Home Safety

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When considering whether one can age at home, the most important question to ask is “will it be safe?”

With more and more older adults choosing to stay in their homes or live with an adult child, many simple measures can be taken to make those environments safer.

At Stowell, we recommend a home safety assessment for new and established clients alike. When inspecting a home, a Care Manager will review over forty checkpoints, with a focus on decreasing the risk of falls and fire injury and making emergency access easier.

Fall Hazards

According to the Centers for Disease Control and Prevention (CDC), millions of people over 65 have falls each year, with one in five falls causing serious injury. While there are many risk factors that lead to falls, most falling hazards around the home can be easily remedied:

  • Replace worn or torn carpets.

  • Be sure smaller rugs have non-skid backing.

  • Remove unnecessary clutter that can make getting around more difficult.

  • Stairs should be in good condition and clutter-free, with non-skid strips or carpeting. All railings should be secure.


Poor lighting also increases the risk of falls.

  • Make sure that stairways and halls have adequate lighting, including nightlights. Add more lights if necessary.

  • Replace any burned out bulbs to ensure lights will be working when needed.

  • Think about where in the house someone might be walking at night. Is there enough light between the bed and the bathroom?


With the presence of water in a bathroom comes other fall risks.

  • If the tub or shower is slippery, add a non-skid mat or strips in the standing area.

  • If the older adult has trouble balancing, consider adding a shower chair.

  • Install grab bars on the walls by the bathtub and toilet to aid with stability.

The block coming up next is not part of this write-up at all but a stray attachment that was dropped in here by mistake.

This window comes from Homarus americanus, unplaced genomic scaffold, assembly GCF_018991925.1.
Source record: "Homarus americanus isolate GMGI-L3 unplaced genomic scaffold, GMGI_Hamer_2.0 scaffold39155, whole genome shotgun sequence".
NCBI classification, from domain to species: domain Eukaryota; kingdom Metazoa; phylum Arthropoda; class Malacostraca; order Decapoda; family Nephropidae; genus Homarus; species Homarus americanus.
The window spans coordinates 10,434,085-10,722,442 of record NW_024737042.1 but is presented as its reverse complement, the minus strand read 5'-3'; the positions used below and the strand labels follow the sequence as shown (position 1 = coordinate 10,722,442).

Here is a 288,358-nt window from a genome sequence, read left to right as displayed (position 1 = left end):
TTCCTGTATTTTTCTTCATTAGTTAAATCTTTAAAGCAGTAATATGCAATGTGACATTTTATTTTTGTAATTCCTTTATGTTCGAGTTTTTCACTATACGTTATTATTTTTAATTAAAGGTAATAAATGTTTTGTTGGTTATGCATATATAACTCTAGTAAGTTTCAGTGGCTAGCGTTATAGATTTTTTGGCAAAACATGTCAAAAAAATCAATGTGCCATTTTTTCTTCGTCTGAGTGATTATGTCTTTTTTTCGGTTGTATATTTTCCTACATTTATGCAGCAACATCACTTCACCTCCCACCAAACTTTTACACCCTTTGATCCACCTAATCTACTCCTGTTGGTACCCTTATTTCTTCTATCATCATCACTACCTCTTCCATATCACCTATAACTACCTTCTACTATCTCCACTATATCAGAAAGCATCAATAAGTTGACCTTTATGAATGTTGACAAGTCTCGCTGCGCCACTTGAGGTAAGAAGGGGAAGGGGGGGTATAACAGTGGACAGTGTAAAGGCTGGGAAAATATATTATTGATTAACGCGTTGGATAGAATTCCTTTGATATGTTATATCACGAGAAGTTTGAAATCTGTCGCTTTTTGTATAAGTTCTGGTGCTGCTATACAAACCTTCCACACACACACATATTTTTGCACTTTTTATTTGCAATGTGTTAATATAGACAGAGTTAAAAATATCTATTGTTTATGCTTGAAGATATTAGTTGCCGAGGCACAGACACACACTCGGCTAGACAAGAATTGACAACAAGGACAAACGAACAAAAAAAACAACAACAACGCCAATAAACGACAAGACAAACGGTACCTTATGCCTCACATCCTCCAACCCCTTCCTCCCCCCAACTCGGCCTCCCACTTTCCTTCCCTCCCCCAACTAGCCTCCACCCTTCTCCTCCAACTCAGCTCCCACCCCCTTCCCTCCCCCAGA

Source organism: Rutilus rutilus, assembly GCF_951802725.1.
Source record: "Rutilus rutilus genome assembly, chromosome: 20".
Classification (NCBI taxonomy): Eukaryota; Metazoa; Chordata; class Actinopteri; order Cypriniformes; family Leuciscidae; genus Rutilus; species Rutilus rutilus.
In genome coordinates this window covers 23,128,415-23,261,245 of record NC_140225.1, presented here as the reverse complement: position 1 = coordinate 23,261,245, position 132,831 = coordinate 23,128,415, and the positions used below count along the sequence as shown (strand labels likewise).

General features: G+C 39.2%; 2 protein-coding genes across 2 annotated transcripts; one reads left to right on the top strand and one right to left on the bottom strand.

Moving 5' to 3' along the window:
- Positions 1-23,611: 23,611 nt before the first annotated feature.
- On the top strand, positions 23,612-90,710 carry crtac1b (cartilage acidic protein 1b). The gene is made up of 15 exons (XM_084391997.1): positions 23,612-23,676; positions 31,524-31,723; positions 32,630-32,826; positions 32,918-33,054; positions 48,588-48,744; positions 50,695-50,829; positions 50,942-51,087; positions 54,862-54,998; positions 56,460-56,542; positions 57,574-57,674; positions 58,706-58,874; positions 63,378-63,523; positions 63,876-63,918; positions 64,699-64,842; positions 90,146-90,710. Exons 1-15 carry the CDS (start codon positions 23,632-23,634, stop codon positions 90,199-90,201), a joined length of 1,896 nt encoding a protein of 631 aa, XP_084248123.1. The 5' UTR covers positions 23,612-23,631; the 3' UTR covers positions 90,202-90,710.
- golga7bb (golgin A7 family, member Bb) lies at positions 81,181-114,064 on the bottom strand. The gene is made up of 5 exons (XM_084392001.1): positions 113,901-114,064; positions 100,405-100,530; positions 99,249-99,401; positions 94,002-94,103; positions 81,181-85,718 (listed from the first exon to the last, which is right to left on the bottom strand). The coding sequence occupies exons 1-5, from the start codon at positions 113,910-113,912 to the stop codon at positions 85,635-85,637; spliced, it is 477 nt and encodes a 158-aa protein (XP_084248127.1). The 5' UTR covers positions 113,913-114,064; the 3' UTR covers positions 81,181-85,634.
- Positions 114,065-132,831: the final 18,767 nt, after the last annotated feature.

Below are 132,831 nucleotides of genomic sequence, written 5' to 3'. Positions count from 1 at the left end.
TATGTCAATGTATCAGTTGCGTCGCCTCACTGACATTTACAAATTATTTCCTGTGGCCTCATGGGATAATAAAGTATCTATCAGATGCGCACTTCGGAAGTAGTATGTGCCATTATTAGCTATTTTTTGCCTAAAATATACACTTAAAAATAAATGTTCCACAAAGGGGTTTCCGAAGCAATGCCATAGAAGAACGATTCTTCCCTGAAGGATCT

• By reducing the distance that a person has to move when they sit down, raised toilet seats can be helpful for people with mobility limitations, pain, reduced strength, or balance

Fire Safety

A 2015 study by the United States Fire Administration shows that older adults, while representing 15 percent of the United States population, suffered 40 percent of all fire deaths.

  • Be sure that smoke alarms and carbon monoxide detectors are present and working on each floor.

  • Space heaters should be at least 3 feet away from any objects that can burn.

  • Have an escape plan that takes the older adult’s abilities into account. If a wheelchair or cane is needed, make sure they can be accessed quickly. Keep glasses or hearing aids next to the bed.

Access and Information

In the event of an emergency, will family members or first responders be able to easily get into the house? Will they be able to find key medical information?

  • Set up a lockbox or hidden key to allow quick access to the house.

  • Be sure all vital documents are up-to-date and easily accessible, this includes:

    • Medical history and diagnoses

    • Medication list

    • Emergency contacts

    • Health care providers

    • Pharmacy

    • A copy of insurance/Medicare/Medicaid cards

    • Advanced directives

Home safety – and the changes needed to make one’s home safe – can be a difficult subject to discuss for some older parents. If you need help with a safety inspection, preparing vital documents, or facilitating a crucial conversation with a loved one, Stowell Care Managers are available to help.


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